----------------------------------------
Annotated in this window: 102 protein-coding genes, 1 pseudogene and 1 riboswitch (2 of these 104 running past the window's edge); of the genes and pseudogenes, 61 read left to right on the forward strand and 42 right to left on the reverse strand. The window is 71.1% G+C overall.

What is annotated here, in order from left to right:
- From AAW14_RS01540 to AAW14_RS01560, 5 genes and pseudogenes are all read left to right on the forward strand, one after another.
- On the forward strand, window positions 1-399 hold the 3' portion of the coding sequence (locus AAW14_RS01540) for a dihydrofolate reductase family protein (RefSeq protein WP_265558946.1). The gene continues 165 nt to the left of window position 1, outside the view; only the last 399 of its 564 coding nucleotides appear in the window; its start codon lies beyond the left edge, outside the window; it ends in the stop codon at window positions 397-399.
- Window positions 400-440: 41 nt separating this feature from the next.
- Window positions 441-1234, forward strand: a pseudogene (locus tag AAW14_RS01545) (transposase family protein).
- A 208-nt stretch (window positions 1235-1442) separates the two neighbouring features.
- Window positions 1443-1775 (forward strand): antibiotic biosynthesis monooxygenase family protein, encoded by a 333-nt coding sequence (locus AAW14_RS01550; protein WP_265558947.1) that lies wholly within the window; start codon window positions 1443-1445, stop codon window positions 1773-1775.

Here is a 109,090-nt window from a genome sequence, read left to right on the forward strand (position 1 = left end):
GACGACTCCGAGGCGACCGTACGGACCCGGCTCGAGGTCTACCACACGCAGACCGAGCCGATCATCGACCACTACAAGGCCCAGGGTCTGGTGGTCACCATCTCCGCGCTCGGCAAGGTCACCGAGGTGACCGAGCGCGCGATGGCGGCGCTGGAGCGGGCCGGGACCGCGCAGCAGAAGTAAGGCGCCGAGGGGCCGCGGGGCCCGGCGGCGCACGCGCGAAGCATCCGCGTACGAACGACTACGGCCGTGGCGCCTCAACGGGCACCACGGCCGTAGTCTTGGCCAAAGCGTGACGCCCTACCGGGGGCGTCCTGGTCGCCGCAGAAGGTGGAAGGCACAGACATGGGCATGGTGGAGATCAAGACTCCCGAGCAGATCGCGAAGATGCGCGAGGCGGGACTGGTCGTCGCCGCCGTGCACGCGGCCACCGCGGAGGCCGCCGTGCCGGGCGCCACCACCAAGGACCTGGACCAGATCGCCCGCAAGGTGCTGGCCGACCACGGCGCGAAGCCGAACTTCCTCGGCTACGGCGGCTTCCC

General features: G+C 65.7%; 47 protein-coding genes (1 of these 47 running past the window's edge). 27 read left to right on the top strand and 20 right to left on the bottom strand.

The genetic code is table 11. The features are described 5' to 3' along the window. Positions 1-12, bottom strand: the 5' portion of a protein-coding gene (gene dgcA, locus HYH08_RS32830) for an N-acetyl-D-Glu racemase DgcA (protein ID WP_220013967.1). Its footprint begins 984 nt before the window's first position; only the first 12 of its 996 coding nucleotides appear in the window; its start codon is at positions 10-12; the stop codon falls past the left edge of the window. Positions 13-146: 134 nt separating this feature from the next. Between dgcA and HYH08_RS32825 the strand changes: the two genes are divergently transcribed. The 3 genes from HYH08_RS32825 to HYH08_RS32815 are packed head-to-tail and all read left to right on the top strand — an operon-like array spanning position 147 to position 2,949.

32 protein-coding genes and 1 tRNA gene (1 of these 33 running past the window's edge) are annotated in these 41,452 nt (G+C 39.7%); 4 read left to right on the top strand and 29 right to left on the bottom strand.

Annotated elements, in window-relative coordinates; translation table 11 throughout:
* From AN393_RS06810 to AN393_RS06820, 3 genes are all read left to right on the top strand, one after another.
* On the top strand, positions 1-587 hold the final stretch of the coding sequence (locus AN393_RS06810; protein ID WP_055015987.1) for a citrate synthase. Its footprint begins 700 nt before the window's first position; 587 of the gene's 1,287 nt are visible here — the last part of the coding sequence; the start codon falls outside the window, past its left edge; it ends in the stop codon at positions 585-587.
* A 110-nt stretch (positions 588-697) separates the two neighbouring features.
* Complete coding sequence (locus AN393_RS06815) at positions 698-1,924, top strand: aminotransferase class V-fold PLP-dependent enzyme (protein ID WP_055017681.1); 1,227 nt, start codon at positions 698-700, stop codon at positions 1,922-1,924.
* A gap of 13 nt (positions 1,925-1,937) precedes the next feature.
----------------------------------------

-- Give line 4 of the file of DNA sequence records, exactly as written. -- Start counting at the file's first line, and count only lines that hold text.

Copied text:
- On the forward strand, window positions 1-399 hold the 3' portion of the coding sequence (locus AAW14_RS01540) for a dihydrofolate reductase family protein (RefSeq protein WP_265558946.1). The gene continues 165 nt to the left of window position 1, outside the view; only the last 399 of its 564 coding nucleotides appear in the window; its start codon lies beyond the left edge, outside the window; it ends in the stop codon at window positions 397-399.